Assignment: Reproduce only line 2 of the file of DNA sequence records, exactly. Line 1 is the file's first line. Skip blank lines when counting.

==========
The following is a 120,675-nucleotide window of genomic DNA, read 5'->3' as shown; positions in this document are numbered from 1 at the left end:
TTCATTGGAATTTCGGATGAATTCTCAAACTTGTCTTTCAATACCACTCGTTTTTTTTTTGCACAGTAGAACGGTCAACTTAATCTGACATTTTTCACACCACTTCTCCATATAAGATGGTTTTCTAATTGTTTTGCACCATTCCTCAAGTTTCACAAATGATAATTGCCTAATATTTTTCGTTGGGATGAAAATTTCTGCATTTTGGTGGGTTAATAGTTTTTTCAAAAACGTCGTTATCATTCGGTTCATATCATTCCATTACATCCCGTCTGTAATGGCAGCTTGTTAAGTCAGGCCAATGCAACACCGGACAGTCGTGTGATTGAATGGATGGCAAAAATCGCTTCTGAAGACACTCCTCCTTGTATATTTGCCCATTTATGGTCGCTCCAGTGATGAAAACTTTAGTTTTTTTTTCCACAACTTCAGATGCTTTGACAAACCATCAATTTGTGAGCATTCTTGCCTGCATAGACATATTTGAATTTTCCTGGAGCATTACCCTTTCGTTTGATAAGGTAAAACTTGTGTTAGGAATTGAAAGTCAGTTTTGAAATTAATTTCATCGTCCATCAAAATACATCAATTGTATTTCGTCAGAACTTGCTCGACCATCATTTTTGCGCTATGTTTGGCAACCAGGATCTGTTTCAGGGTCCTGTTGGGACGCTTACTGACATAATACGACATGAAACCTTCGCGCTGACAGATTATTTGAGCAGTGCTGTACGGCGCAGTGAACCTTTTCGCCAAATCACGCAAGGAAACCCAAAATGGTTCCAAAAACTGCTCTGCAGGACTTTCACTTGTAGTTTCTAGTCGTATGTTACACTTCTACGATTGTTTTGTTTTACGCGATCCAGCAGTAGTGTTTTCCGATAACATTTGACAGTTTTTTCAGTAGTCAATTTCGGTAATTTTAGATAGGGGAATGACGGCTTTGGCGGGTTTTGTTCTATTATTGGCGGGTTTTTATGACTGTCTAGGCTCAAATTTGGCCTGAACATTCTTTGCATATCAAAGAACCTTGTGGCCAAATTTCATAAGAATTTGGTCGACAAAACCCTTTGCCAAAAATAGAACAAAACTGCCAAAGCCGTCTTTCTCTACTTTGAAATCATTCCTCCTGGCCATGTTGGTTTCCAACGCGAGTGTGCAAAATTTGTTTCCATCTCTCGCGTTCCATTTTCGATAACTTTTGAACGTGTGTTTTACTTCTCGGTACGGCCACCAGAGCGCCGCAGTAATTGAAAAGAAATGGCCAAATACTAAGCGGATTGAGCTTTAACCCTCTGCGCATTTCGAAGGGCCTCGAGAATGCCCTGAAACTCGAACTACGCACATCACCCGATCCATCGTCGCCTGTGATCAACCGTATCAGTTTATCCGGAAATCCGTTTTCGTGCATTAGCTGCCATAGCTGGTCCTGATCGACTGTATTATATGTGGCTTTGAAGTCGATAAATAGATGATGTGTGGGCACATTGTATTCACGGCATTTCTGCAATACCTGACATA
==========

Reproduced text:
TTCATTGGAATTTCGGATGAATTCTCAAACTTGTCTTTCAATACCACTCGTTTTTTTTTTGCACAGTAGAACGGTCAACTTAATCTGACATTTTTCACACCACTTCTCCATATAAGATGGTTTTCTAATTGTTTTGCACCATTCCTCAAGTTTCACAAATGATAATTGCCTAATATTTTTCGTTGGGATGAAAATTTCTGCATTTTGGTGGGTTAATAGTTTTTTCAAAAACGTCGTTATCATTCGGTTCATATCATTCCATTACATCCCGTCTGTAATGGCAGCTTGTTAAGTCAGGCCAATGCAACACCGGACAGTCGTGTGATTGAATGGATGGCAAAAATCGCTTCTGAAGACACTCCTCCTTGTATATTTGCCCATTTATGGTCGCTCCAGTGATGAAAACTTTAGTTTTTTTTTCCACAACTTCAGATGCTTTGACAAACCATCAATTTGTGAGCATTCTTGCCTGCATAGACATATTTGAATTTTCCTGGAGCATTACCCTTTCGTTTGATAAGGTAAAACTTGTGTTAGGAATTGAAAGTCAGTTTTGAAATTAATTTCATCGTCCATCAAAATACATCAATTGTATTTCGTCAGAACTTGCTCGACCATCATTTTTGCGCTATGTTTGGCAACCAGGATCTGTTTCAGGGTCCTGTTGGGACGCTTACTGACATAATACGACATGAAACCTTCGCGCTGACAGATTATTTGAGCAGTGCTGTACGGCGCAGTGAACCTTTTCGCCAAATCACGCAAGGAAACCCAAAATGGTTCCAAAAACTGCTCTGCAGGACTTTCACTTGTAGTTTCTAGTCGTATGTTACACTTCTACGATTGTTTTGTTTTACGCGATCCAGCAGTAGTGTTTTCCGATAACATTTGACAGTTTTTTCAGTAGTCAATTTCGGTAATTTTAGATAGGGGAATGACGGCTTTGGCGGGTTTTGTTCTATTATTGGCGGGTTTTTATGACTGTCTAGGCTCAAATTTGGCCTGAACATTCTTTGCATATCAAAGAACCTTGTGGCCAAATTTCATAAGAATTTGGTCGACAAAACCCTTTGCCAAAAATAGAACAAAACTGCCAAAGCCGTCTTTCTCTACTTTGAAATCATTCCTCCTGGCCATGTTGGTTTCCAACGCGAGTGTGCAAAATTTGTTTCCATCTCTCGCGTTCCATTTTCGATAACTTTTGAACGTGTGTTTTACTTCTCGGTACGGCCACCAGAGCGCCGCAGTAATTGAAAAGAAATGGCCAAATACTAAGCGGATTGAGCTTTAACCCTCTGCGCATTTCGAAGGGCCTCGAGAATGCCCTGAAACTCGAACTACGCACATCACCCGATCCATCGTCGCCTGTGATCAACCGTATCAGTTTATCCGGAAATCCGTTTTCGTGCATTAGCTGCCATAGCTGGTCCTGATCGACTGTATTATATGTGGCTTTGAAGTCGATAAATAGATGATGTGTGGGCACATTGTATTCACGGCATTTCTGCAATACCTGACATA